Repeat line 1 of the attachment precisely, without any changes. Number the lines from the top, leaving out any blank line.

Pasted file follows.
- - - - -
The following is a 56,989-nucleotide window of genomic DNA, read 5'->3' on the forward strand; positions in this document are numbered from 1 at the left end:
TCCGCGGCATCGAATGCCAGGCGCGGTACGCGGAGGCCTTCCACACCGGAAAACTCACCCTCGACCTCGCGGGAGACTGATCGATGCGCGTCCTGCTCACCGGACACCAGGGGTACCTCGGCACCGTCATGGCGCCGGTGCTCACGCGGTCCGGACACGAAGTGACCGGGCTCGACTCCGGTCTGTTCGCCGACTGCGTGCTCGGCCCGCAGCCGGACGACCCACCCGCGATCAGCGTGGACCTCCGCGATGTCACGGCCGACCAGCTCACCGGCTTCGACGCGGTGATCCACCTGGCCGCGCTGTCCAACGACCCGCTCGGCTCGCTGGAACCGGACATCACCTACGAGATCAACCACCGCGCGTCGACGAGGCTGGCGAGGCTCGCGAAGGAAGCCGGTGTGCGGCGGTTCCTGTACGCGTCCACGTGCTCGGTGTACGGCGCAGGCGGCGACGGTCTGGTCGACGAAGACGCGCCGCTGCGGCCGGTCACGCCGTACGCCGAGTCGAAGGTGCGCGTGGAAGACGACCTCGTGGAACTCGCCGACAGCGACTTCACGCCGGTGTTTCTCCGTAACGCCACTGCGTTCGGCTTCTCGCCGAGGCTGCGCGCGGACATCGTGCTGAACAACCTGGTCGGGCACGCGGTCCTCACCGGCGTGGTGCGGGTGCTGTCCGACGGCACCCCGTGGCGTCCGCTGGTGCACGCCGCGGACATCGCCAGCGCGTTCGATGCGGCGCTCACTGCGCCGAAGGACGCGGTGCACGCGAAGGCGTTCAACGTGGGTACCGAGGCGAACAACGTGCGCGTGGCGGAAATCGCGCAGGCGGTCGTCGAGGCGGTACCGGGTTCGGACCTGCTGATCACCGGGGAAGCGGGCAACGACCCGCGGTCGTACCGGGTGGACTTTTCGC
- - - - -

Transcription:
The following is a 56,989-nucleotide window of genomic DNA, read 5'->3' on the forward strand; positions in this document are numbered from 1 at the left end: